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U.S. Prosecutor to Step Down for GOP Successor

Courts: Alejandro Mayorkas announces his resignation in keeping with political tradition. He denies any link to Clinton pardon controversy.

March 16, 2001|DAVID ROSENZWEIG and ERIC LICHTBLAU | TIMES STAFF WRITERS

U.S. Atty. Alejandro N. Mayorkas, the highest-ranking federal prosecutor in Southern California, announced Thursday that he will step down from his post April 20.

Mayorkas, a Democrat, is one of 93 U.S. attorneys across the country, almost all of whom are being replaced by the new Republican administration.

The 41-year-old Mayorkas denied that his departure was hastened by his role in the recent presidential pardon controversy.

Mayorkas contacted the White House on behalf of Carlos Vignali Jr., a convicted cocaine dealer whose prison term was subsequently commuted by President Clinton. He later apologized, saying he was swayed by his compassion for Vignali's family.

Atty. Gen. John Ashcroft announced this week that nearly all U.S. attorneys in the country would be replaced by June during an orderly transition.

Mayorkas said that he chose the date of his departure and that the Vignali episode did not come up in his discussions with Justice Department officials about his departure.

He said he plans to explore opportunities in the private sector.

Mayorkas, a career prosecutor, was appointed U.S. attorney a little more than two years ago for a seven-county region stretching from Orange to San Luis Obispo. His staff of 239 lawyers constitutes the largest federal prosecutor's office in the country.

During his tenure, he formed a special section to prosecute hate crimes and put new emphasis on the prosecution of environmental crimes and consumer fraud.

Major actions on his watch included the prosecution of Buford O. Furrow Jr., who pleaded guilty to killing a Filipino American postal worker and shooting five people at a Jewish community center in the San Fernando Valley; the Casablanca drug money laundering case against three major Mexican banks and more than 100 individual defendants; and his use of federal racketeering statutes to prosecute members of the 18th Street gang and the Mexican Mafia.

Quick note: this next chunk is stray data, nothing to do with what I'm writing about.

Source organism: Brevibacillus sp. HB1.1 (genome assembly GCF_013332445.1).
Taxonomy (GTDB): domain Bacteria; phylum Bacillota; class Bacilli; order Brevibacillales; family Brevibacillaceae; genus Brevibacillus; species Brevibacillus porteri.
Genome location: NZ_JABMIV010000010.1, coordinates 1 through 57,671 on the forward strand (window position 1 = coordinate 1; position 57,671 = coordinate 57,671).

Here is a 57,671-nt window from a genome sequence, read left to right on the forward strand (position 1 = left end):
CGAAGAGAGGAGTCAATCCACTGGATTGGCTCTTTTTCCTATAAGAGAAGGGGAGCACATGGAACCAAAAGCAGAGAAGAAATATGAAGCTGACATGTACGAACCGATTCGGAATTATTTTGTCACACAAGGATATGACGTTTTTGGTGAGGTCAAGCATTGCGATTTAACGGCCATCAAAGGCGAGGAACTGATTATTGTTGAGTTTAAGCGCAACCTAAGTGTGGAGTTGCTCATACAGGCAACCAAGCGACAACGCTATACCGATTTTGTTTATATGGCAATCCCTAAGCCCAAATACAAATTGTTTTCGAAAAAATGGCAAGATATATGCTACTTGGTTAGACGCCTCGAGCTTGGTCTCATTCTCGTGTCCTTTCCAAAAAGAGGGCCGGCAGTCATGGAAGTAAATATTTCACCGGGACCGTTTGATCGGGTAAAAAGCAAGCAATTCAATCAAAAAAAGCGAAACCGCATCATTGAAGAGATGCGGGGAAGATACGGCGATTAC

In an e-mail message to his staff Thursday, Mayorkas said: "It has been my greatest privilege to work with you. I will forever cherish the time I have spent in this office. I thank you for making it such an honor."

Mayorkas had been considered a longshot choice when he was nominated to the post by U.S. Sen. Dianne Feinstein in 1998. At the time, Mayorkas headed the general crimes unit, where rookie federal prosecutors are trained. Many senior prosecutors favored Chief Assistant U.S. Atty. Richard E. Drooyan. But Mayorkas had strong support from the ranks of younger staffers, many of whom he had trained.

During his earlier years in the office, Mayorkas specialized in prosecuting money laundering and securities and bank fraud cases.

Assistant U.S. Atty. Daniel Saunders said Thursday that Mayorkas was extremely well liked and well regarded as a prosecutor and as a supervisor, though he acknowledged there was lingering resentment among some old-guard staffers.

"The one thing everyone agreed on, though, was that Ali absolutely adored his job, both as a line prosecutor and as U.S. attorney."

Even before the transition to the new administration, nearly a third of the U.S. attorneys had already submitted their resignations in the expectation that they would be replaced by Republicans in keeping with long-standing political tradition.

Ashcroft's aides acknowledged that picking a replacement for Mayorkas presents an unusual problem because the senior senator from the president's party is traditionally allowed to make the selection.

In California, however, neither senator is a Republican, nor is the governor. Congressional Republicans--representing often diverse constituencies--may have difficulties reaching a consensus.

The Justice Department said that after the White House announces the selections for U.S. attorneys, Ashcroft will appoint interim prosecutors serving up to 120 days to head the offices while the nominations are pending in the Senate.

If the nominee is not confirmed within that time, the U.S. District Court has the authority to name a replacement.

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